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10 years later: MIAA move finally looks like a success

The Loper wrestling team won back-to-back NCAA Championships in their final season in the RMAC and first season in the MIAA. File Photo

Ten years ago, UNK left the Rocky Mountain Athletic Conference for the Mid-America Intercollegiate Athletics Association. While subjective, the consensus among the current coaches is that it was the right move. 

Still, the change did present some early challenges financially that caused growing pains for several of the school’s athletic programs. While scholarship numbers vary by sport, UNK was below the MIAA’s standard compared to the other schools.

“For some of our programs, being at a disadvantage with not the same scholarship allocations as some of the programs at other institutions put them at a disadvantage from square one,” said UNK athletic director Marc Bauer. “It takes time for that to develop. Gradually you’ve seen us emerge through some of the challenges.”

Fundraising has become a major player in UNK athletics, not only with scholarships but also helping fund the new wrestling and tennis facilities.

“There’s not one of our programs that’s fully funded when it comes to scholarship or operation budget,” Bauer said. “We’re very well taken care of by our institution, but on the other hand, there are other factors that are important with the fundraising piece. There’s been a renewed effort, and I think our coaches realize that if we’re going to be competitive then we’ve got to have scholarship dollars.”

This has played a major role in football, as $300,000 was raised at last year’s football backers banquet. The money allowed the team to meet the 36 scholarships that are issued by other MIAA programs to support academics. 

The MIAA has shown its dominance nationally in a variety of sports. In 2021-22, the Division II national champions in wrestling, men’s basketball and softball all came from the conference.

“If you look at men’s and women’s basketball, football, wrestling, soccer and volleyball, you will see that historically, the MIAA has fared better at a national level,” Bauer said. “You will see more MIAA sports teams competing for national championships versus the RMAC. It makes for a very powerful and strong conference.”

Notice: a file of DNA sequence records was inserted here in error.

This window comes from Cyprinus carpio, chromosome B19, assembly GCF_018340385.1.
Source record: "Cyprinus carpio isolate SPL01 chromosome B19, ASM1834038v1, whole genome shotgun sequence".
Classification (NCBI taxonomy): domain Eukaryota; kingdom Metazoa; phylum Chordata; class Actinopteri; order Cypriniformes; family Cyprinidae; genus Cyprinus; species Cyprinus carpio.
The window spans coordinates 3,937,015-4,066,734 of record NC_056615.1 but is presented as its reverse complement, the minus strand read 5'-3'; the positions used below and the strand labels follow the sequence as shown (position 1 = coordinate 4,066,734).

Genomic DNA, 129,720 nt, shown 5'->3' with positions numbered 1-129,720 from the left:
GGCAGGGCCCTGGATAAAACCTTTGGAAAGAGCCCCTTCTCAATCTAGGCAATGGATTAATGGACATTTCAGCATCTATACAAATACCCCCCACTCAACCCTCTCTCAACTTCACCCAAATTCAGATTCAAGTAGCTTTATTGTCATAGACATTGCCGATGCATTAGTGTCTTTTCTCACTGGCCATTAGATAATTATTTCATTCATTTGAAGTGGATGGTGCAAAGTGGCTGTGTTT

While former UNK football coach Darrell Morris predicted many of the challenges that the program would face in the MIAA, he also knew the value of having scholarships.

“My last game I coached at UNK, we beat Emporia State, which was a fully-funded MIAA team,” Morris said. “We knew that if we ever got to 36, we could compete and we would have enough depth and athletes to last an entire MIAA season.”

After finishing with losing seasons in their first seven seasons, the Lopers have posted three consecutive winning seasons with more scholarships available in recent years. UNK finished the 2021 season 10-3, defeating former RMAC foe Western Colorado in the first round of the playoffs 31-24. 

Long road trips are still a concern for the Lopers, but it would be much of the same in any conference.

“Both with the MIAA and RMAC, in terms of proximity to other institutions, we are what we consider an outlier,” Bauer said. “No matter what conference we would be in, we would be doing some substantial driving.”

Competing against the best of the best isn’t always the easiest, but it’s been a vital piece to the Lopers’ athletic success over the last 10 years. 

“I think it would be hard to argue anything but this was the right move,” said UNK volleyball coach Rick Squiers. “I don’t always feel like that when I look at our schedule and see who we have coming up, but from an objective standpoint we fit in this league, we look like the other schools in this league and our campus is similar. Strictly from a conference standpoint, this seems to be the ideal fit.”

The UNK football team has a 43-68 program record since joining the MIAA in 2012. The Lopers’ record was 129-64 in their 18 years in the RMAC. File Photo
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KEVIN BURD, Sports Edior
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